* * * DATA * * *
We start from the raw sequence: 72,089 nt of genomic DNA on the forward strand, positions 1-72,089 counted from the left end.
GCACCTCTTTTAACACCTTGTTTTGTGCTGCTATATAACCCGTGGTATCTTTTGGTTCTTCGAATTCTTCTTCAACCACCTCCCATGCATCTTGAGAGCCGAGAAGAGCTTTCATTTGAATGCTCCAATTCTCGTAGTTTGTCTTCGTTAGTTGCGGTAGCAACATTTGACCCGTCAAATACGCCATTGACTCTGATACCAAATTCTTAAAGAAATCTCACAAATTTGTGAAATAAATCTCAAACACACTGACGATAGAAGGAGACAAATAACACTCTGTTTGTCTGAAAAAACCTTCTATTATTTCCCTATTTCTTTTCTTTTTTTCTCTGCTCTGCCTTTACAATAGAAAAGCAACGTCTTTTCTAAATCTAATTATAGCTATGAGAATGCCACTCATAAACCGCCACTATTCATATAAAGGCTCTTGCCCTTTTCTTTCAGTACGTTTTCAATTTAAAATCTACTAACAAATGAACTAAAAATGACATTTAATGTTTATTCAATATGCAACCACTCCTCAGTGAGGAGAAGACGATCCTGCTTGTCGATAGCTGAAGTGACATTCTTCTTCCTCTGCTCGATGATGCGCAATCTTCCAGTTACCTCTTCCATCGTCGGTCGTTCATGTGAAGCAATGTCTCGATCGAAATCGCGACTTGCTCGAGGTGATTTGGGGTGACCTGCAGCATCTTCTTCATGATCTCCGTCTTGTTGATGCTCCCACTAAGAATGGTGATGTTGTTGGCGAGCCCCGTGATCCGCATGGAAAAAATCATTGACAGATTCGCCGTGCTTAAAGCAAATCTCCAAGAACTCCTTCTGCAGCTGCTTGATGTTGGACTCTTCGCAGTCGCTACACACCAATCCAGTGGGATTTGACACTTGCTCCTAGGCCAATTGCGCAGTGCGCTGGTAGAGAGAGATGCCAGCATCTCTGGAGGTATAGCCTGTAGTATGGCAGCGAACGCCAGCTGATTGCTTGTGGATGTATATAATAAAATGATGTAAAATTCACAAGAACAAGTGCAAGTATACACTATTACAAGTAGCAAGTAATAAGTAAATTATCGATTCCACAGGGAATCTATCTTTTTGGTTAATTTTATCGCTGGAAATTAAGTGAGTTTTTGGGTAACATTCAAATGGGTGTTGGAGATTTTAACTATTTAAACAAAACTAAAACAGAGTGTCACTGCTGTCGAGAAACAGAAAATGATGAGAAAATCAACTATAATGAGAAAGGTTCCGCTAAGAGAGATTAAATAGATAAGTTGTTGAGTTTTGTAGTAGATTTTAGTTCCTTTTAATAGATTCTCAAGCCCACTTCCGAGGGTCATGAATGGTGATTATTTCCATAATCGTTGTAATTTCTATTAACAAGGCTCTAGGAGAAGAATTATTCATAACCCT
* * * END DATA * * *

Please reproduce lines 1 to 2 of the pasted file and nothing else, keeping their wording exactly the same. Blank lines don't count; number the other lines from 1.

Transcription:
We start from the raw sequence: 72,089 nt of genomic DNA on the forward strand, positions 1-72,089 counted from the left end.
GCACCTCTTTTAACACCTTGTTTTGTGCTGCTATATAACCCGTGGTATCTTTTGGTTCTTCGAATTCTTCTTCAACCACCTCCCATGCATCTTGAGAGCCGAGAAGAGCTTTCATTTGAATGCTCCAATTCTCGTAGTTTGTCTTCGTTAGTTGCGGTAGCAACATTTGACCCGTCAAATACGCCATTGACTCTGATACCAAATTCTTAAAGAAATCTCACAAATTTGTGAAATAAATCTCAAACACACTGACGATAGAAGGAGACAAATAACACTCTGTTTGTCTGAAAAAACCTTCTATTATTTCCCTATTTCTTTTCTTTTTTTCTCTGCTCTGCCTTTACAATAGAAAAGCAACGTCTTTTCTAAATCTAATTATAGCTATGAGAATGCCACTCATAAACCGCCACTATTCATATAAAGGCTCTTGCCCTTTTCTTTCAGTACGTTTTCAATTTAAAATCTACTAACAAATGAACTAAAAATGACATTTAATGTTTATTCAATATGCAACCACTCCTCAGTGAGGAGAAGACGATCCTGCTTGTCGATAGCTGAAGTGACATTCTTCTTCCTCTGCTCGATGATGCGCAATCTTCCAGTTACCTCTTCCATCGTCGGTCGTTCATGTGAAGCAATGTCTCGATCGAAATCGCGACTTGCTCGAGGTGATTTGGGGTGACCTGCAGCATCTTCTTCATGATCTCCGTCTTGTTGATGCTCCCACTAAGAATGGTGATGTTGTTGGCGAGCCCCGTGATCCGCATGGAAAAAATCATTGACAGATTCGCCGTGCTTAAAGCAAATCTCCAAGAACTCCTTCTGCAGCTGCTTGATGTTGGACTCTTCGCAGTCGCTACACACCAATCCAGTGGGATTTGACACTTGCTCCTAGGCCAATTGCGCAGTGCGCTGGTAGAGAGAGATGCCAGCATCTCTGGAGGTATAGCCTGTAGTATGGCAGCGAACGCCAGCTGATTGCTTGTGGATGTATATAATAAAATGATGTAAAATTCACAAGAACAAGTGCAAGTATACACTATTACAAGTAGCAAGTAATAAGTAAATTATCGATTCCACAGGGAATCTATCTTTTTGGTTAATTTTATCGCTGGAAATTAAGTGAGTTTTTGGGTAACATTCAAATGGGTGTTGGAGATTTTAACTATTTAAACAAAACTAAAACAGAGTGTCACTGCTGTCGAGAAACAGAAAATGATGAGAAAATCAACTATAATGAGAAAGGTTCCGCTAAGAGAGATTAAATAGATAAGTTGTTGAGTTTTGTAGTAGATTTTAGTTCCTTTTAATAGATTCTCAAGCCCACTTCCGAGGGTCATGAATGGTGATTATTTCCATAATCGTTGTAATTTCTATTAACAAGGCTCTAGGAGAAGAATTATTCATAACCCT